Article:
SALEM, Ore. (KATU) — As the Oregon Senate Republican-led walkout entered its 14th day on Monday, Gov. Tina Kotek walked into the Republican and Democrat offices at the Capitol in an apparent attempt to get the lawmakers back on the Senate floor.
Ten senators were absent from Monday’s scheduled session, preventing a quorum needed to vote on legislation.
With only 33 days left in the legislative session as of Tuesday, lawmakers on both sides of the aisle are digging in their heels.
Republicans have vowed to come back on June 25, which is the last day of the session. They say on that day they are only willing to pass the budget and bipartisan bills.
The walkout began on Wednesday, May 3, with Oregon's GOP senators objecting to two controversial bills – one that would protect access to gender affirming care for minors as well as reproductive care like abortion and a gun control bill.
Shortly after the start of the boycott, Senate Minority Leader Tim Knopp, R-District 27, told KATU his party’s refusal to come to work is because Democrats are violating a Senate rule that requires a bill’s summary to be written in a way that the general public can understand.
"We have no choice but to protest in this way," said Knopp said during news conference earlier this month. "We believe that Democrats should follow the law, and we don't believe that they currently are; therefore, we are engaged in a peaceful constitutional protest.
Democratic lawmakers disagree, and say the issue is clearly not about a Senate rule.
This is just another tactic," Senate Majority Leader Kate Lieber, a Democrat, said during a news conference. "They started reading the bills immediately, they've continued to utilize the guidelines and rules that we have. I'd say they are weaponizing them to slow down the process. This is about reproductive freedom and transgender rights.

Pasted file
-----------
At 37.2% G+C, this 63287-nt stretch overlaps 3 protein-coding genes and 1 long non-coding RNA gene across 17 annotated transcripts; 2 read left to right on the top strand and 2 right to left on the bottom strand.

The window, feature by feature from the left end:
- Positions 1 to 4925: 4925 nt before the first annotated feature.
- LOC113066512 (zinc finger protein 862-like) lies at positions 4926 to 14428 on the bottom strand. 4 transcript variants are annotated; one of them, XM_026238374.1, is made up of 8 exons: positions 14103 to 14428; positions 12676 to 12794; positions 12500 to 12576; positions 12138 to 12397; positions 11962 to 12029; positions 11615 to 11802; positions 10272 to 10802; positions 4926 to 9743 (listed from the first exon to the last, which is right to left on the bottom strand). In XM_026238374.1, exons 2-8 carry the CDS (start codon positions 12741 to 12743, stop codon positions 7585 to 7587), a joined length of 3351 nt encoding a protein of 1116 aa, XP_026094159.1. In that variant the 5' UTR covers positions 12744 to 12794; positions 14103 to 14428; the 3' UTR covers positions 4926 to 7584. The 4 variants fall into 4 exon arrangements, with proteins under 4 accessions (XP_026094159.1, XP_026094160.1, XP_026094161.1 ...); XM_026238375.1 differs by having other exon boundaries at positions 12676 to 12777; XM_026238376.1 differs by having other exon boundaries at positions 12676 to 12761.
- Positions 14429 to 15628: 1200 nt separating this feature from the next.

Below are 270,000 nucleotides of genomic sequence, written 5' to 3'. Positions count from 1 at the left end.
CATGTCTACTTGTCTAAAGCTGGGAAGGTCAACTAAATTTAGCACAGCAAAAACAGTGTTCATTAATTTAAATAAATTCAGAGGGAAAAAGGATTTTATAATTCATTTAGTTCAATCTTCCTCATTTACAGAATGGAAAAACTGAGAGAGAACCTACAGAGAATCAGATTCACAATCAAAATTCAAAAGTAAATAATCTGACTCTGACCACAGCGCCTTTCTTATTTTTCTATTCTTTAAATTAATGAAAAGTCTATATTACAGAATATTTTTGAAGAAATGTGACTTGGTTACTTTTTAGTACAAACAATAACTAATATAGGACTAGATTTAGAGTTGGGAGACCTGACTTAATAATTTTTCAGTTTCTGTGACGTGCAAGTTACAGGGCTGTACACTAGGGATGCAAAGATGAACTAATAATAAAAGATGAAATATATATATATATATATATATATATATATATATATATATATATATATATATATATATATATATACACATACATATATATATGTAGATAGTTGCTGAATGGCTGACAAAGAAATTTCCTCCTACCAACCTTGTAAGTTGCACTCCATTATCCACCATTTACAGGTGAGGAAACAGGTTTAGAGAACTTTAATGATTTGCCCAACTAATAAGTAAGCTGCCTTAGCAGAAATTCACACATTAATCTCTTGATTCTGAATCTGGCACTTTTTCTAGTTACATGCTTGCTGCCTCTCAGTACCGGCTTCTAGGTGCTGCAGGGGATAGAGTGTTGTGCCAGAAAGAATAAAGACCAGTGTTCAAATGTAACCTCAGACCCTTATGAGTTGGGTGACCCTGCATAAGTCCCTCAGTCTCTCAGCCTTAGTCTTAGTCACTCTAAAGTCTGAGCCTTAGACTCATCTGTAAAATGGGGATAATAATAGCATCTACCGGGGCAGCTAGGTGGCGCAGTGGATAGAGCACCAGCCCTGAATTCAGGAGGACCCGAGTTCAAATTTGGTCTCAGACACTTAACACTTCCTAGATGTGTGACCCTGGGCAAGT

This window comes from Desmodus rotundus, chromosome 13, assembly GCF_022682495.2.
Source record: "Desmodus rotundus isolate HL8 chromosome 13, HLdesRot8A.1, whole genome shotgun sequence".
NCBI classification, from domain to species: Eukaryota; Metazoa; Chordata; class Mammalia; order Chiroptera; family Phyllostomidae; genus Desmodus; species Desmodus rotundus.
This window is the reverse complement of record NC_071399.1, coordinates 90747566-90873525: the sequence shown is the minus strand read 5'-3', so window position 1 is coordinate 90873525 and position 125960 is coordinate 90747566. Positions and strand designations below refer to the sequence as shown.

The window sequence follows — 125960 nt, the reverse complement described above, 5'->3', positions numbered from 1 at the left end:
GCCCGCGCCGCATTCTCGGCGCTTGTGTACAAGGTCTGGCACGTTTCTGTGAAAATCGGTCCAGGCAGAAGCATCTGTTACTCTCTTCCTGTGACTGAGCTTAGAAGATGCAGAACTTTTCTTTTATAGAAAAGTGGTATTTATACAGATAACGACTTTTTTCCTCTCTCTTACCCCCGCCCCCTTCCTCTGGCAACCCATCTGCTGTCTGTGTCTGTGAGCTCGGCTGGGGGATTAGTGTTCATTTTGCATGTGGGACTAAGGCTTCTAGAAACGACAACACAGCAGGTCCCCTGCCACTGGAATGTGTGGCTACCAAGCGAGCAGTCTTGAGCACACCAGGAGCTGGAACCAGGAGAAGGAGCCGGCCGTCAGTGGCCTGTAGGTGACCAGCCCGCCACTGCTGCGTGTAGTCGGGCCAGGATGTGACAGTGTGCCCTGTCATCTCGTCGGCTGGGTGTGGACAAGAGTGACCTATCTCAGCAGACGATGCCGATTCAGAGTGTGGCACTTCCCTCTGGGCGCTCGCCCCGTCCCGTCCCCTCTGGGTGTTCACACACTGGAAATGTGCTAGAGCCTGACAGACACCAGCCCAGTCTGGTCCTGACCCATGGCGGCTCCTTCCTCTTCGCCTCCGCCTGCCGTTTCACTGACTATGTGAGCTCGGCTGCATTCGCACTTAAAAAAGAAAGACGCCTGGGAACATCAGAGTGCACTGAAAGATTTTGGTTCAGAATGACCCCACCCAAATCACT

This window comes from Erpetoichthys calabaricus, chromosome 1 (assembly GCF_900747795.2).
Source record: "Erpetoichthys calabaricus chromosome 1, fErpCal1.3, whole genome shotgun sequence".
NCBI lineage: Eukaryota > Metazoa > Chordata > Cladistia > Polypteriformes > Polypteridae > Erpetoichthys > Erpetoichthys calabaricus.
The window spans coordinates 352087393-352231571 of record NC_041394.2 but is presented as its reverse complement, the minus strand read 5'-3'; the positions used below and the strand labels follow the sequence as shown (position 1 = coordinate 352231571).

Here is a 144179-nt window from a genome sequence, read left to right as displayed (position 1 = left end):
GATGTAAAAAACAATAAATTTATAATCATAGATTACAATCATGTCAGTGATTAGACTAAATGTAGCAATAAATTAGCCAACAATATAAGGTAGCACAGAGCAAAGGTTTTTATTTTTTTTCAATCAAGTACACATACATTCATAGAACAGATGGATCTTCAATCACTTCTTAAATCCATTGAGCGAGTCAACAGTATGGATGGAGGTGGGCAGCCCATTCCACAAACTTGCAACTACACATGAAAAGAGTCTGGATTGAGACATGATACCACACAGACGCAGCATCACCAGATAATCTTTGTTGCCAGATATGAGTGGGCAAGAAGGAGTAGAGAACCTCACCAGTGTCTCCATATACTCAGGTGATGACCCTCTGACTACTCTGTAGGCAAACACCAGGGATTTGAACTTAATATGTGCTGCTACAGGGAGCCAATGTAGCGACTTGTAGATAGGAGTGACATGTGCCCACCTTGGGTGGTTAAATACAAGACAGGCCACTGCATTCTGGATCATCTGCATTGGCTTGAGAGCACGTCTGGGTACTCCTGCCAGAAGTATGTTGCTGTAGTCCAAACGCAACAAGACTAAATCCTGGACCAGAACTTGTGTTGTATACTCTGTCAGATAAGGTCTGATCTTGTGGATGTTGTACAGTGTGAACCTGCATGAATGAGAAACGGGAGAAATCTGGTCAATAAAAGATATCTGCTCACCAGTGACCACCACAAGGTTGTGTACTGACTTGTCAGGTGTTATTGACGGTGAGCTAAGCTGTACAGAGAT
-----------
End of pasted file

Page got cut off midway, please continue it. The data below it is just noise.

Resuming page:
Senate President Rob Wagner has said that he will not allow the Republicans' last minute return to happen, which means the state could get to the end of session without passing a budget.
Gov. Kotek has committed to calling a special session to pass the budget if that does not happen by the time the legislative session adjourns.
If that happens, any bills that haven't already passed the Senate would die.
When she met with lawmakers Monday, she noted that all but one Democrat senator was there in person, while only one Republican senator was there in person.
"One person was there and the rest of them were on Zoom. I think that says a lot about who is interested in resolving the crisis," Kotek said.
It appeared the two sides were not closer to an agreement.
We were just listening today," Kotek said. "We were not negotiating, but it's very difficult when Senate Republicans do not show up. I think that is very disrespectful.
Knopp is accusing the Senate's Democratic leadership of threatening to shut down the government if they don’t get their way" and said that Republicans are ready to work on " the issues most important to Oregonians – homelessness, affordable housing, public safety, cost of living, job creation, and fully-funded education.”
Among Knopp and the Republicans' demands, is the call for Democrats to kill roughly 20 bills they say are hyper-partisan.
Lieber said in a statement responding to the GOP that members of her party are "upholding our constitutional duty to show up for work and vote on the floor."
One of the results of this boycott is that at least three Senators will be barred from seeking re-election, due to a ballot measure passed in 2022 that prevents lawmakers from seeking office again of they have 10 or more excused absences on days they are scheduled to vote.